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**Estimating Time of Death By: Catherine Lipford**

The Calculus of CSI Estimating Time of Death By: Catherine Lipford

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**The Factors in Estimating Time of Death**

Rigor Mortis– The gradual muscle stiffening that spreads over the body in the hours after death then fades as gradual as it started. Algor Mortis– The slow cooling of a warm-blooded corpse as it equilibrates with the temperature or its surroundings. Livor Mortis– The dark blue or red discoloration of the skin caused by the pooling of blood due to gravity. This begins the moment blood pressure plummets to zero. **Anywhere from 24 to 48 hours after death, lividity reaches its peak, the body reaches room temperature, and rigor mortis disappears. Therefore, estimating the time of death is more accurate within the 24 hours after death. Anywhere from 2 days or more these factors are no longer valuable in the investigation.

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**Methods for Estimating Time of Death…..**

The Concurrence Method: Comparing the occurrence of events which took place at known times with the estimated time of death. Examples include: a wrist watch stopped by a blow during an assault or the extent of digestion of the last know meal. The Rate Method: Measuring the change produced by a process taking place at a known rate that was either initiated or stopped by death. Examples include: the amount and distribution of rigor mortis, change in body temperature, and degree of decomposition of the body.

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Dr. Harry Rainy Rainy was Second Regius Professor of Forensic Medicine at the University of Glasgow. He was the first to find and relate a formula for estimating time of death in the mid 1800’s He was also criticized for his lack of knowledge and understanding in Forensics outside of the medicine field. However, due to the formula having such strict stipulations, such as, the environmental temperature had to be a constant 98 degrees, the formula was not considered further.

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**Newton’s Law of Cooling**

The rate of change in the temperature of an object is proportional to the difference between the object’s temperature and the temperature of the surrounding medium. The original formula for Newton’s Law of Cooling is…… By using this formula, one can solve for t which is time, by using integration. After solving for t, the equation will be….

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**Algor Mortis with Newton’s Law**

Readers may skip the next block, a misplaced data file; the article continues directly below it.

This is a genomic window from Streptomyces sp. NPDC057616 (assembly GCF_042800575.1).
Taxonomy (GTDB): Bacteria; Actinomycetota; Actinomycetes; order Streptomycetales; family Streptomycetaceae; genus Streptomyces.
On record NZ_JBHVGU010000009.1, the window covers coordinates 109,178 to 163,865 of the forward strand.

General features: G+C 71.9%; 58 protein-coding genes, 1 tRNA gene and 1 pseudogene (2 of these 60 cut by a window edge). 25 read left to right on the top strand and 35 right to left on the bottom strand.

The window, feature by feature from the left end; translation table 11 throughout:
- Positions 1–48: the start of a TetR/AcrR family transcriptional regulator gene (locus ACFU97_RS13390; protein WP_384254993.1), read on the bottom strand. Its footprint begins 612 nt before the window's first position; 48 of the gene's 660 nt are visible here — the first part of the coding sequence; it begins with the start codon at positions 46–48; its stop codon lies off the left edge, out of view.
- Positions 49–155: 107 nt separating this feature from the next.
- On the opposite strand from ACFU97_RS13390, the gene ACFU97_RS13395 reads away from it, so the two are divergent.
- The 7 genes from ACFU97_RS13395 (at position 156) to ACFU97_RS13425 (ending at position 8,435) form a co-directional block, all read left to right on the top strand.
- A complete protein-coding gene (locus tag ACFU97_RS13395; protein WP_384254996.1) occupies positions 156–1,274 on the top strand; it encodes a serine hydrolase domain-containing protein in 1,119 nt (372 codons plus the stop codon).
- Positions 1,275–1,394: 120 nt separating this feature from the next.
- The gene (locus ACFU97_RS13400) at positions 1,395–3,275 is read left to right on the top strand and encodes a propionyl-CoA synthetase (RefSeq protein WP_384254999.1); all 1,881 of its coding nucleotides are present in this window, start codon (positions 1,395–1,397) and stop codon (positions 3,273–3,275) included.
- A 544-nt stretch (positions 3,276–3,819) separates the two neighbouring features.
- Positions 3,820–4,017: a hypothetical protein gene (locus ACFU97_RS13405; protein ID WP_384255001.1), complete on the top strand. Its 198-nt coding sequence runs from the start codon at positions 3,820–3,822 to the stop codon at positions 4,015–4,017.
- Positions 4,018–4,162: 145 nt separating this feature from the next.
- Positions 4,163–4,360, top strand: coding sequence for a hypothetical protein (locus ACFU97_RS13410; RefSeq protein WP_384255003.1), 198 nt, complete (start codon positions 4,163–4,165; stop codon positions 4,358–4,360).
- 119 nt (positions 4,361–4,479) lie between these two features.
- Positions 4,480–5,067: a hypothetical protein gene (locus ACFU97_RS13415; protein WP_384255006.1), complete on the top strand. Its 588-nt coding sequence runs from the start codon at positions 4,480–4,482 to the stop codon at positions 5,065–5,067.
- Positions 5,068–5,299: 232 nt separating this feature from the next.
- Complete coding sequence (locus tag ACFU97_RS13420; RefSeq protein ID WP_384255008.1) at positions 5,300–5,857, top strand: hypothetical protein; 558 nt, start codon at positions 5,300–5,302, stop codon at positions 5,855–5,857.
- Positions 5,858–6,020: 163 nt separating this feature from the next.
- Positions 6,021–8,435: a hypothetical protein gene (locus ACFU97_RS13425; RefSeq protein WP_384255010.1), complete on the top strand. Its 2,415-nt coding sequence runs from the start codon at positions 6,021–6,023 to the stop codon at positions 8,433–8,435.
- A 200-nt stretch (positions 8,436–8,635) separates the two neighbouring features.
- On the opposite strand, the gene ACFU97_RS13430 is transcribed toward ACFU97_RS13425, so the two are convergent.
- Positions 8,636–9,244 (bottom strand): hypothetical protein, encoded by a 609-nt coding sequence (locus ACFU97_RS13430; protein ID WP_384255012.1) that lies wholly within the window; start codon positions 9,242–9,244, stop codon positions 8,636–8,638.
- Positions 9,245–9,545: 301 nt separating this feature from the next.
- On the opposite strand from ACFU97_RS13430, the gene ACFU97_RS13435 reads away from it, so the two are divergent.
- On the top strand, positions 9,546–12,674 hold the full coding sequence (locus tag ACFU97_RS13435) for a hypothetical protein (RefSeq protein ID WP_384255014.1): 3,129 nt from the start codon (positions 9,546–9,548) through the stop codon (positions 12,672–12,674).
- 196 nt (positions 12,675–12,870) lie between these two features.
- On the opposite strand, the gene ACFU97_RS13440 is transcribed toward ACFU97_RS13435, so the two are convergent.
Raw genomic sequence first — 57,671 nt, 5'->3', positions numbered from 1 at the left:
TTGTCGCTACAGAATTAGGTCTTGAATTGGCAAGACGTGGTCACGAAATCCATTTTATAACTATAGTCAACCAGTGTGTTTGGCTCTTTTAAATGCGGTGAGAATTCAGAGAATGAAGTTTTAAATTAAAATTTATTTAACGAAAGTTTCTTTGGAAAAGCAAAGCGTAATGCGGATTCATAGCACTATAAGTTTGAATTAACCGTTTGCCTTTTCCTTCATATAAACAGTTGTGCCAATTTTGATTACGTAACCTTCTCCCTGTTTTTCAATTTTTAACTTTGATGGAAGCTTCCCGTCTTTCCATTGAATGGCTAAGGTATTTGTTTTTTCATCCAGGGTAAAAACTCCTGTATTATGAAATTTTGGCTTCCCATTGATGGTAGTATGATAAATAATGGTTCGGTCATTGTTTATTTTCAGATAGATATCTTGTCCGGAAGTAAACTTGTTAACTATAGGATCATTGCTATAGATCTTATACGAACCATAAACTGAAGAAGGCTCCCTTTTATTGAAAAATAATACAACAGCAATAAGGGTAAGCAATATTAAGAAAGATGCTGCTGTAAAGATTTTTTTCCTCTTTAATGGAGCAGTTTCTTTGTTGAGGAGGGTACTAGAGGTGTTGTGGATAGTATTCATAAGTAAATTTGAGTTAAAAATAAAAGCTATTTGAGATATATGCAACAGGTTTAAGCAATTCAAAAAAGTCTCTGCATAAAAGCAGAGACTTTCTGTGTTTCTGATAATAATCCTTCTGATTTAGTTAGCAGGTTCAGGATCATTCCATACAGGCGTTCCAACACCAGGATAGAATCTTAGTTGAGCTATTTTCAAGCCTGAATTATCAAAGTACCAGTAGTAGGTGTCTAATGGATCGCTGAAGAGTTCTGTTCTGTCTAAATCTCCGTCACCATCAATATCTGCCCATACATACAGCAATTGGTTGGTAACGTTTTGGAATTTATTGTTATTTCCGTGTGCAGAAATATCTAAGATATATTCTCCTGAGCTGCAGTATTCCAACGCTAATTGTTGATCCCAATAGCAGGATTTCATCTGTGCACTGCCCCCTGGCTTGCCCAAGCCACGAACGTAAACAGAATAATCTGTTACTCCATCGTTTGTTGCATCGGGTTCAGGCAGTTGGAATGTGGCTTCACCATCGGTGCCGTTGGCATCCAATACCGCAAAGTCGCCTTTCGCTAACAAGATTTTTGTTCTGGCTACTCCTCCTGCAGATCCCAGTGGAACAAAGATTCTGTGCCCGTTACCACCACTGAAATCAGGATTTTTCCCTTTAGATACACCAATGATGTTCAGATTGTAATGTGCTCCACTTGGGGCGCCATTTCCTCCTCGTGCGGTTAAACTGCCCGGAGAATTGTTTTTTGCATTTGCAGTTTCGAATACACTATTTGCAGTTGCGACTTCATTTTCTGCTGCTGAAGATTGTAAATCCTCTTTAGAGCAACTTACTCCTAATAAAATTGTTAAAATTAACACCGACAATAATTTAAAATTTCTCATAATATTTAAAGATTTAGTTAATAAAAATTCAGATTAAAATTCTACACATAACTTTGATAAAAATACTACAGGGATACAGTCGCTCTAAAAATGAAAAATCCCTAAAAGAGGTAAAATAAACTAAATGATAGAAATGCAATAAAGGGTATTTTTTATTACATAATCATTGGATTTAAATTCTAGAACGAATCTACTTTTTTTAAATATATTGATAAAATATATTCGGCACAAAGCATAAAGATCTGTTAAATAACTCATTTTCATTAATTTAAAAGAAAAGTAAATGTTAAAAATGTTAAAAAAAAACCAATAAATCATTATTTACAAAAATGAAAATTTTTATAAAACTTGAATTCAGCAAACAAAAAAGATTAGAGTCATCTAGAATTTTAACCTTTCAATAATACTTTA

Newton’s Law of Cooling was originally applied to smaller masses with known starting temperatures, but after deriving another formula from the integrated original, one can apply Newton’s Law with body temperature to estimate the body’s cooling rate. The derivation formula that is specific for estimating the time of death of a body is as stated below. = time in hours = Body temperature (°F) = Room temperature (°F)

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**The Case of the Murdered Accountant**

After a busy evening of income calculations an accountant was found dead in his office. At 10:00 a.m. the coroner measured the body temperature to be 85.6 °F, then again at 12:00 p.m. it was 82.6 °F. The room temperature was measured to be a constant 70 °F. *Assuming the body temperature at death was 98.6 °F, what would the estimated time of death be to the nearest minute?

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Solution… At 10:00a.m. : At 12:00p.m. : 10hrs – 6.061hrs = 3.93hrs = 3:56 a.m. 12hrs – 8.197hrs = 3.80hrs = 3:48 a.m. Time of death interval: 3:48 a.m. to 3:56 a.m. Estimated time of death: 3:52a.m.

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Why Time of Death? Estimating the time of death is of great importance to the police investigators working on a murder case and/or finding a hidden cause of death. It gives a time interval in which further investigation is needed. It also allows investigators to rule out a suspect due to a legitimate alibi during that time interval. Therefore, the estimation of the time of death is ranked very high on the to-do list of crime investigation.

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**Works Cited http://webpages.csus.edu/~sac46677/process.htm**

Snyder Sach, Jessica. Corpse: Nature, Forensic Science, and the Struggle to Pinpoint Time of Death. New York: Da Capo Press, 2001. Axelrod, Alan, and Guy Antinozzi. The Complete Idiot’s Guide to Criminal Investigation. Indianapolis: Alpha Books, 2003.

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